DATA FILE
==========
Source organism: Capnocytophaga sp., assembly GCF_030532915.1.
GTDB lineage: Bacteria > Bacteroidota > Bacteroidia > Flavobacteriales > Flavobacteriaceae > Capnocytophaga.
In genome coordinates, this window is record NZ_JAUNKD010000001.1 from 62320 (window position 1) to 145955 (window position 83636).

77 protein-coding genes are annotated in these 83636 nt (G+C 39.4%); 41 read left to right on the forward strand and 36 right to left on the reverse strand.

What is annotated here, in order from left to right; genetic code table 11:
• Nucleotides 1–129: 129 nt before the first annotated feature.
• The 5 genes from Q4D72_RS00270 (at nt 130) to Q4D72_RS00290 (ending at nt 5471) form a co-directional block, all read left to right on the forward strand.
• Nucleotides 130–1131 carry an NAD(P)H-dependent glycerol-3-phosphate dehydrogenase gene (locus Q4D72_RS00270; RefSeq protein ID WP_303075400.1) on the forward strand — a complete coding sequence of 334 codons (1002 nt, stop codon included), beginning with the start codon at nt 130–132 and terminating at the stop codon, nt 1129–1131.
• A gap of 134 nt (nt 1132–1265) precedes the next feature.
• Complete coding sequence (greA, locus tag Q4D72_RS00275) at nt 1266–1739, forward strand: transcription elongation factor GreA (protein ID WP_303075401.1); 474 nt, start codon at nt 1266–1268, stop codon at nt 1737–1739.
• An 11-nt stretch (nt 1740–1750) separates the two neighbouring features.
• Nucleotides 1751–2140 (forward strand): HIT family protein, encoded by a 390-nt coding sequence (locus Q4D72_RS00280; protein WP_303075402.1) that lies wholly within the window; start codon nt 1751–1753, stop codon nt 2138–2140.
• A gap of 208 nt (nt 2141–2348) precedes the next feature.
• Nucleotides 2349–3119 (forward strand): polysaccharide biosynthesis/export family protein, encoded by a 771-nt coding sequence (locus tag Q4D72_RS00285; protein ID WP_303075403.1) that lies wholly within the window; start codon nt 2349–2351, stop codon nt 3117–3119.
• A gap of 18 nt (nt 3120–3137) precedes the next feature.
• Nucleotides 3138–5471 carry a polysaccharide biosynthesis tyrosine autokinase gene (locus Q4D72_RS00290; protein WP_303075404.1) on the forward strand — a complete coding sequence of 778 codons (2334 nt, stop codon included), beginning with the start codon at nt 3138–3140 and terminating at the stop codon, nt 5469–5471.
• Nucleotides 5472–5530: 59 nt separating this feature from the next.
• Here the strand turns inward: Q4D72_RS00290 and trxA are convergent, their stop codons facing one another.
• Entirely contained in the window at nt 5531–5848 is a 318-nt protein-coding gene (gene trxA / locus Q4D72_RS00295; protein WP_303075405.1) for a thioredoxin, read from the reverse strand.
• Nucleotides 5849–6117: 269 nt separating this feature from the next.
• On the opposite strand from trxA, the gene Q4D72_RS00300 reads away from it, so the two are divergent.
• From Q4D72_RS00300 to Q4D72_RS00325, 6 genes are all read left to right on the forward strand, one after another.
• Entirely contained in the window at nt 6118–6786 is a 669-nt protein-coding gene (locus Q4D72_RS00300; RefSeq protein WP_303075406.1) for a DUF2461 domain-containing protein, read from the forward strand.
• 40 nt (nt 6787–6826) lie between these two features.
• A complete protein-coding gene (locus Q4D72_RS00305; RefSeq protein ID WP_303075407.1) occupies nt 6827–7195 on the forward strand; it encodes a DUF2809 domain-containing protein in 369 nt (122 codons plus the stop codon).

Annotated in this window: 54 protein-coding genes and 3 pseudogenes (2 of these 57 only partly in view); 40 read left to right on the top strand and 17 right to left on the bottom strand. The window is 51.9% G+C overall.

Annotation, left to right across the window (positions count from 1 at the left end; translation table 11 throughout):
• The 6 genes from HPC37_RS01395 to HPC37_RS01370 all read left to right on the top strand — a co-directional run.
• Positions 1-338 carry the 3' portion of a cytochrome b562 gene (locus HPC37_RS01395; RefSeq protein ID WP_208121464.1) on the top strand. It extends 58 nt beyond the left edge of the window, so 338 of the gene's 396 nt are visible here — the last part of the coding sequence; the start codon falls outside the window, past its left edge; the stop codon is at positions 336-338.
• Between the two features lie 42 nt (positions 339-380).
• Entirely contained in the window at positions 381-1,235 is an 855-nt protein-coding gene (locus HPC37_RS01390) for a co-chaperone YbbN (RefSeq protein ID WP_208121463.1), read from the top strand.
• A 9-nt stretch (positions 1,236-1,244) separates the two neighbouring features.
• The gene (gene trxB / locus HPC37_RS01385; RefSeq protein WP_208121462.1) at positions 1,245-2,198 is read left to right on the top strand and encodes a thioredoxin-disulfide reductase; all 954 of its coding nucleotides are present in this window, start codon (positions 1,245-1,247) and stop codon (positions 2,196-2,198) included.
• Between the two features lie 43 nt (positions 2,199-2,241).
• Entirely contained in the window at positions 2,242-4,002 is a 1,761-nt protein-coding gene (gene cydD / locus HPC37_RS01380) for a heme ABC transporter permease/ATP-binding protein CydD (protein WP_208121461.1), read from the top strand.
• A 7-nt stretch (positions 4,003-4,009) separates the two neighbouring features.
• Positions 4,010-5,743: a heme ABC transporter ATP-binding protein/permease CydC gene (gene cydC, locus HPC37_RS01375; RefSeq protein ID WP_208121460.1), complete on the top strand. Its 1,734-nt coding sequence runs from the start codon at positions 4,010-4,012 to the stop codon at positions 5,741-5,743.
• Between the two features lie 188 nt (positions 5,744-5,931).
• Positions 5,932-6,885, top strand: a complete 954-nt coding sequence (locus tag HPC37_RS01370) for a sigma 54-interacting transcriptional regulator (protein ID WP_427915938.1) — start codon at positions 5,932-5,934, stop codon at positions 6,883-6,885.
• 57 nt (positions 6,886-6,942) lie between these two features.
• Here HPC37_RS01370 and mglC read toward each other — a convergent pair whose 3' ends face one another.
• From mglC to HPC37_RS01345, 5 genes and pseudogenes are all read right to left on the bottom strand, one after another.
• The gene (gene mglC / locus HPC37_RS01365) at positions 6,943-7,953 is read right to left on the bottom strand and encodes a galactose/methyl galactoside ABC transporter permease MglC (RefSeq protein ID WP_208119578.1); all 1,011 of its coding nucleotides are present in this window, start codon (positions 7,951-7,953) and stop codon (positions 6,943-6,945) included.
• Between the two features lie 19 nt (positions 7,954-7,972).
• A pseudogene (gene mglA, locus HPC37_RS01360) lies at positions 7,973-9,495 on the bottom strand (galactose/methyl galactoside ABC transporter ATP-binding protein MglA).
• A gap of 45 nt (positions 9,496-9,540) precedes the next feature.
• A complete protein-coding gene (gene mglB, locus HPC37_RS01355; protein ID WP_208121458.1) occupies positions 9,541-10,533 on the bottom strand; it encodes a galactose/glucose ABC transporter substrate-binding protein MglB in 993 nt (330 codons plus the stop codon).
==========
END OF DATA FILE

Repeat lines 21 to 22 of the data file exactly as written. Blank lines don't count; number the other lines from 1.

• On the opposite strand from trxA, the gene Q4D72_RS00300 reads away from it, so the two are divergent.
• From Q4D72_RS00300 to Q4D72_RS00325, 6 genes are all read left to right on the forward strand, one after another.